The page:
Yet another ramen location has open up recently in the Dallas-Fort Worth area. The latest rendition to come to our fair city is Monta Ramen that originated from Las Vegas, NV. Their newest location is located in Richardson, in the Promenade North center. The menu is made up of six different flavoring of ramen ranging from the normal tonkotsu and miso to a spicy tonkotsu and kuro ramen. While there I ordered takana fried rice, some takoyaki, and the kuro ramen.
The wait staff told me that the takana fried rice would be a little salty due to the fact that takana is a pickled mustard leaf. Personally, I thought it was delicious and with the right amount of saltiness. The rice was soft and fluffy with just enough bite, and it was complimented with enough chashu pork to make this a meal in itself if not an appetizer to share. The takoyaki, a snack made with octopus chunks and batter was crispy on the outside, spongy and piping hot on the inside was a delight to eat. It was a typical flavoring of takoyaki sauce and Japanese mayonnaise, which isn’t to say that it was if anything normal.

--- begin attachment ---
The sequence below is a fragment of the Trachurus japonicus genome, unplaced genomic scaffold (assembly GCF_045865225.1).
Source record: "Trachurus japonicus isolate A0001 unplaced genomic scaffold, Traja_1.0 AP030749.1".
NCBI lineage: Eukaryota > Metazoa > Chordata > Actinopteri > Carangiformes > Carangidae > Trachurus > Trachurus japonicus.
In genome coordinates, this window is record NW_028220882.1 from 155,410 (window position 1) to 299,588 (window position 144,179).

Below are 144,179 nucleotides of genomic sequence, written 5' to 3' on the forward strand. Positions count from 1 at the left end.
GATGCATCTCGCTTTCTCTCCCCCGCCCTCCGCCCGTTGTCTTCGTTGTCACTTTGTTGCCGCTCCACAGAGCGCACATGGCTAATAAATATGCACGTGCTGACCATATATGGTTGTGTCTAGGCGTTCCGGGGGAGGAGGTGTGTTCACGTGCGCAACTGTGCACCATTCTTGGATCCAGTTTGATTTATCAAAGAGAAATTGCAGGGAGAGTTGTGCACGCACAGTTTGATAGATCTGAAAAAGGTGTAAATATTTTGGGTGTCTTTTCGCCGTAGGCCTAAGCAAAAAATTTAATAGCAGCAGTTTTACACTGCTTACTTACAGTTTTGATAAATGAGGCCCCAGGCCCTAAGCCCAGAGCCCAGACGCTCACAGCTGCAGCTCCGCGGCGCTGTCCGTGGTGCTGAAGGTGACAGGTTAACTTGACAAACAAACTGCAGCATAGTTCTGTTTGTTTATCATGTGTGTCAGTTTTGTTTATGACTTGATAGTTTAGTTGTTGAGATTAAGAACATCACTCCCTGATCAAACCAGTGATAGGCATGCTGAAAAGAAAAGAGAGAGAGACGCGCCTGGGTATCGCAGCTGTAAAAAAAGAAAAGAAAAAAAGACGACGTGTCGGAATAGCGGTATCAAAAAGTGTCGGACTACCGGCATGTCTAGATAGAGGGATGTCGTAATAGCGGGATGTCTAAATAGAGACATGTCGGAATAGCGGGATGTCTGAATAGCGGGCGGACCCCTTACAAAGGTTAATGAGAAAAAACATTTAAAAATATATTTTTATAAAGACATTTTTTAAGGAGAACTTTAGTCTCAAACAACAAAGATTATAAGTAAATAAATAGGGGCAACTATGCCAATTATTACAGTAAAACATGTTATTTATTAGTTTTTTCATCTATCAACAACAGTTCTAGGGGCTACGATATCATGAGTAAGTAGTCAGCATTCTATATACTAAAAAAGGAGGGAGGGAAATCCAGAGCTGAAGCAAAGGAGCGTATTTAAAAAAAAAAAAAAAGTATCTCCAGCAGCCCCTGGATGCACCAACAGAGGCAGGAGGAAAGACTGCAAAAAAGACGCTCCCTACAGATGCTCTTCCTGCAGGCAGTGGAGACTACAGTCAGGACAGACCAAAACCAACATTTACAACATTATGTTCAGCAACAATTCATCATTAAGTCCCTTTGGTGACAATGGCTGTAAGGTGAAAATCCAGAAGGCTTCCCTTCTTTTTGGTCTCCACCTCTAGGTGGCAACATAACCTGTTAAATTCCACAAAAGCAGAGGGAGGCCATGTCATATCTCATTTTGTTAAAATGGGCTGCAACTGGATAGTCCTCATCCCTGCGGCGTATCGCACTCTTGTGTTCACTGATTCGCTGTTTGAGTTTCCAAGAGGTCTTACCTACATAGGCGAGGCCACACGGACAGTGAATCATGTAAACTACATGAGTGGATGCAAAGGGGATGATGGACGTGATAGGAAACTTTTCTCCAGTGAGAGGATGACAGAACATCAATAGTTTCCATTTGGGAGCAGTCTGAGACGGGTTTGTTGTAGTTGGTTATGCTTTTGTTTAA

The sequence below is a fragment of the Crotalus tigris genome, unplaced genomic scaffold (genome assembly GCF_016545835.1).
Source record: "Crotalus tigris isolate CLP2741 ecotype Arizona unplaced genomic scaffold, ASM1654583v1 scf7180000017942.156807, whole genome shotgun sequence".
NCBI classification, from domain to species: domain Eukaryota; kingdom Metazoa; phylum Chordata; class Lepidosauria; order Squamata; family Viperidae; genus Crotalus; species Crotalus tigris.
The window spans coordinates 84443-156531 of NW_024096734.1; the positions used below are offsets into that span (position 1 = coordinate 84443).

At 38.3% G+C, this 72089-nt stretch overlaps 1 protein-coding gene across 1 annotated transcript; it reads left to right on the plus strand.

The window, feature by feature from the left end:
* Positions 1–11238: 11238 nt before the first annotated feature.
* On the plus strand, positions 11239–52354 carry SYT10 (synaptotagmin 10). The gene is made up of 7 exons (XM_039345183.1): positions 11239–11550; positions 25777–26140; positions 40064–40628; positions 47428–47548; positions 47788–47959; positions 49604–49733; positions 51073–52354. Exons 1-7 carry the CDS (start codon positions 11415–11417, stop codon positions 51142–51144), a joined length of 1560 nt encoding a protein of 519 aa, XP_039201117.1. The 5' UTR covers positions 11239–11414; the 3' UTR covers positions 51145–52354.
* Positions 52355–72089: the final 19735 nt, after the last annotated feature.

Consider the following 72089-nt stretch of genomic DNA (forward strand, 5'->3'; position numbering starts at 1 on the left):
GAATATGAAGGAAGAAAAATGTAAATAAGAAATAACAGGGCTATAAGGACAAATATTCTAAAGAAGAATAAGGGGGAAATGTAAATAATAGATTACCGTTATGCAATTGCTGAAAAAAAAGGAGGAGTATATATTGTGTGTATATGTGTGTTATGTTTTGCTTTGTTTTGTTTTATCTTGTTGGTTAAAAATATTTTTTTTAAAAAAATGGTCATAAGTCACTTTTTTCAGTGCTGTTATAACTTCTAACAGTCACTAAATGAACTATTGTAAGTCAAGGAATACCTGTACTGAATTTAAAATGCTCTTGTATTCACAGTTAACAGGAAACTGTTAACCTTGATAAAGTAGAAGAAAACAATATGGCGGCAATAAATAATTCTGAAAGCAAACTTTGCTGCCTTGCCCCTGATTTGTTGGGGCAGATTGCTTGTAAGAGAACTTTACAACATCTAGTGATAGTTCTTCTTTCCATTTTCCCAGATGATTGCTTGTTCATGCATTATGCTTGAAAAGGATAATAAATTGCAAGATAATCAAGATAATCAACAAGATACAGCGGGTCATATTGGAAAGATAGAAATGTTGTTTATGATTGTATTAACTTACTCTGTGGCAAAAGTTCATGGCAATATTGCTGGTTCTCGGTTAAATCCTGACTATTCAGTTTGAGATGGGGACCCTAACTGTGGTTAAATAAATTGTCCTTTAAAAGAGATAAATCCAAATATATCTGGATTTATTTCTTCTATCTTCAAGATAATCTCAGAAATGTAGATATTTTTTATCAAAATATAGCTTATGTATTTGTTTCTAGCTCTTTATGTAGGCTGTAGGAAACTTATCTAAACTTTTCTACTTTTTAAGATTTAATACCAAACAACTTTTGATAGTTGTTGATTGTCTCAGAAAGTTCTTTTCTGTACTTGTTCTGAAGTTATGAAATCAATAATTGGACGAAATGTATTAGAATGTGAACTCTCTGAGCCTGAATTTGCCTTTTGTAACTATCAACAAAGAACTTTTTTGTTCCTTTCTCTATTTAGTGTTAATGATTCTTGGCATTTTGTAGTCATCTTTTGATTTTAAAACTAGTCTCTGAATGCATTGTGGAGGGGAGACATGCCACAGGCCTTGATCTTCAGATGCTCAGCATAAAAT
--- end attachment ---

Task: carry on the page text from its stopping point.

The takoyaki here might be in the top five in Dallas to me. The ramen I ordered, the Kuro Ramen or Black Garlic oil ramen was amazing. This was more of a traditional ramen where the broth is thick and creamy made by extracting all the flavors from the pork bones. After eating the fried rice and the takoyaki I was slightly full, even then, the delectable flavor of roasted garlic still permeated through my mouth as I ate the ramen. Every spoon that I ate coated my tongue in a firework of flavor that to some, who are more use to thin broth ramen might be taken aback. Each bowl of ramen comes with two pieces of chashu, some kikurage (black mushrooms), bamboo shoots and green onion and can be further customized to your liking with kimchi, nitamago (soft boiled egg with soy sauce flavoring), corn, etc.
Needless to say, Monta Ramen is now one of my favorite places to eat ramen and I will be heading back soon. The only thing I hope for is that it will continue to taste the same as the masters in the back are heading back to Japan as soon as they finishing teaching the chef’s here how to make the ramen.